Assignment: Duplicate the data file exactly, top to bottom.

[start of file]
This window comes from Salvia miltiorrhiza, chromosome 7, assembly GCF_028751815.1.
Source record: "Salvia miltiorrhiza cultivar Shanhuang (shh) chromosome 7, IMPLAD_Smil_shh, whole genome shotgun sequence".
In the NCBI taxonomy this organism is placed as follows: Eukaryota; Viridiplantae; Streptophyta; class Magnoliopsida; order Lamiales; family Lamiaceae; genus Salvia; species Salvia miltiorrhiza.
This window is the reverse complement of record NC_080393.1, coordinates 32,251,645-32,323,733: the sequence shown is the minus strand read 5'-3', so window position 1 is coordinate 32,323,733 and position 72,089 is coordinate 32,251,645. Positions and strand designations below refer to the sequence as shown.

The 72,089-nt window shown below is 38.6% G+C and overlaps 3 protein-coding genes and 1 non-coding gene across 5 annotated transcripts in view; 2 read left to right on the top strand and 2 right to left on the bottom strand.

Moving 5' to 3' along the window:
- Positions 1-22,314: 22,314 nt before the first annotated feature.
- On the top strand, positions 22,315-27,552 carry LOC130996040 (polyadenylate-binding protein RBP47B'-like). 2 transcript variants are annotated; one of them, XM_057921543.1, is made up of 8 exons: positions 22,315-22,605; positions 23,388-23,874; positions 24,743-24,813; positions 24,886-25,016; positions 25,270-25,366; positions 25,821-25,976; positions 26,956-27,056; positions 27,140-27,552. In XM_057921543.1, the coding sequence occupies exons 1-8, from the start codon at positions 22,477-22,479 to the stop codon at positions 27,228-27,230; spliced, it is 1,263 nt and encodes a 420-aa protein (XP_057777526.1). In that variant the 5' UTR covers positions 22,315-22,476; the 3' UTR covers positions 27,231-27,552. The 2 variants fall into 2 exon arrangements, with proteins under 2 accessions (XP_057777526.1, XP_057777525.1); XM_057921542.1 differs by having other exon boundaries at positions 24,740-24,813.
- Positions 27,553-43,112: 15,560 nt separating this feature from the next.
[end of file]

This window comes from Salvia miltiorrhiza, chromosome 7, assembly GCF_028751815.1.
Source record: "Salvia miltiorrhiza cultivar Shanhuang (shh) chromosome 7, IMPLAD_Smil_shh, whole genome shotgun sequence".
In the NCBI taxonomy this organism is placed as follows: Eukaryota; Viridiplantae; Streptophyta; class Magnoliopsida; order Lamiales; family Lamiaceae; genus Salvia; species Salvia miltiorrhiza.
This window is the reverse complement of record NC_080393.1, coordinates 32,251,645-32,323,733: the sequence shown is the minus strand read 5'-3', so window position 1 is coordinate 32,323,733 and position 72,089 is coordinate 32,251,645. Positions and strand designations below refer to the sequence as shown.

The 72,089-nt window shown below is 38.6% G+C and overlaps 3 protein-coding genes and 1 non-coding gene across 5 annotated transcripts in view; 2 read left to right on the top strand and 2 right to left on the bottom strand.

Moving 5' to 3' along the window:
- Positions 1-22,314: 22,314 nt before the first annotated feature.
- On the top strand, positions 22,315-27,552 carry LOC130996040 (polyadenylate-binding protein RBP47B'-like). 2 transcript variants are annotated; one of them, XM_057921543.1, is made up of 8 exons: positions 22,315-22,605; positions 23,388-23,874; positions 24,743-24,813; positions 24,886-25,016; positions 25,270-25,366; positions 25,821-25,976; positions 26,956-27,056; positions 27,140-27,552. In XM_057921543.1, the coding sequence occupies exons 1-8, from the start codon at positions 22,477-22,479 to the stop codon at positions 27,228-27,230; spliced, it is 1,263 nt and encodes a 420-aa protein (XP_057777526.1). In that variant the 5' UTR covers positions 22,315-22,476; the 3' UTR covers positions 27,231-27,552. The 2 variants fall into 2 exon arrangements, with proteins under 2 accessions (XP_057777526.1, XP_057777525.1); XM_057921542.1 differs by having other exon boundaries at positions 24,740-24,813.
- Positions 27,553-43,112: 15,560 nt separating this feature from the next.